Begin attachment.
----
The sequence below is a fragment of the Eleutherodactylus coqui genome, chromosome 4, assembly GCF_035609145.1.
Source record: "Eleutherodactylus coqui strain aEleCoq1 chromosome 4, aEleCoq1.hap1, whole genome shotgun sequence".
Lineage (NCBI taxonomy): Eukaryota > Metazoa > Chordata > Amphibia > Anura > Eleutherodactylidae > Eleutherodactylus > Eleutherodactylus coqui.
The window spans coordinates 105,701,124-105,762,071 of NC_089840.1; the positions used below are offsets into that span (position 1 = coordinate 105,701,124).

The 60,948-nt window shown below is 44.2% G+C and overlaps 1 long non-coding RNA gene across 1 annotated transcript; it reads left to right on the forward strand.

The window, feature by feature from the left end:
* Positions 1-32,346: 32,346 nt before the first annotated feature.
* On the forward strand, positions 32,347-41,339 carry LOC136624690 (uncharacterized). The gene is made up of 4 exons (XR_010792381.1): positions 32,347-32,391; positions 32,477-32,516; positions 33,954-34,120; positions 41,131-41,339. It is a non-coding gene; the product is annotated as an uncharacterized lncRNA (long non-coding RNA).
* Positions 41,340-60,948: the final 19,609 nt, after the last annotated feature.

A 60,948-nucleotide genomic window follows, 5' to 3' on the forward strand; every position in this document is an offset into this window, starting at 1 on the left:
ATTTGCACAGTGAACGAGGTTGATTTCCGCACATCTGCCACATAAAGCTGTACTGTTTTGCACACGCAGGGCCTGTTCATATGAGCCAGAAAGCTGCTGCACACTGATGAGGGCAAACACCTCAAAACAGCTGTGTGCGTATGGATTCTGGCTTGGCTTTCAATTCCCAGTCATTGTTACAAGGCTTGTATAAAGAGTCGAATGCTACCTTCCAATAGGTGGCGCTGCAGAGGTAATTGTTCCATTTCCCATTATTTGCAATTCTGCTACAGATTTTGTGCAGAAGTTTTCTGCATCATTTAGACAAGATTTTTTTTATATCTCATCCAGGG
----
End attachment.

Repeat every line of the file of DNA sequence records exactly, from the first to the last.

The sequence below is a fragment of the Eleutherodactylus coqui genome, chromosome 4, assembly GCF_035609145.1.
Source record: "Eleutherodactylus coqui strain aEleCoq1 chromosome 4, aEleCoq1.hap1, whole genome shotgun sequence".
Lineage (NCBI taxonomy): Eukaryota > Metazoa > Chordata > Amphibia > Anura > Eleutherodactylidae > Eleutherodactylus > Eleutherodactylus coqui.
The window spans coordinates 105,701,124-105,762,071 of NC_089840.1; the positions used below are offsets into that span (position 1 = coordinate 105,701,124).

The 60,948-nt window shown below is 44.2% G+C and overlaps 1 long non-coding RNA gene across 1 annotated transcript; it reads left to right on the forward strand.

The window, feature by feature from the left end:
* Positions 1-32,346: 32,346 nt before the first annotated feature.
* On the forward strand, positions 32,347-41,339 carry LOC136624690 (uncharacterized). The gene is made up of 4 exons (XR_010792381.1): positions 32,347-32,391; positions 32,477-32,516; positions 33,954-34,120; positions 41,131-41,339. It is a non-coding gene; the product is annotated as an uncharacterized lncRNA (long non-coding RNA).
* Positions 41,340-60,948: the final 19,609 nt, after the last annotated feature.

A 60,948-nucleotide genomic window follows, 5' to 3' on the forward strand; every position in this document is an offset into this window, starting at 1 on the left:
ATTTGCACAGTGAACGAGGTTGATTTCCGCACATCTGCCACATAAAGCTGTACTGTTTTGCACACGCAGGGCCTGTTCATATGAGCCAGAAAGCTGCTGCACACTGATGAGGGCAAACACCTCAAAACAGCTGTGTGCGTATGGATTCTGGCTTGGCTTTCAATTCCCAGTCATTGTTACAAGGCTTGTATAAAGAGTCGAATGCTACCTTCCAATAGGTGGCGCTGCAGAGGTAATTGTTCCATTTCCCATTATTTGCAATTCTGCTACAGATTTTGTGCAGAAGTTTTCTGCATCATTTAGACAAGATTTTTTTTATATCTCATCCAGGG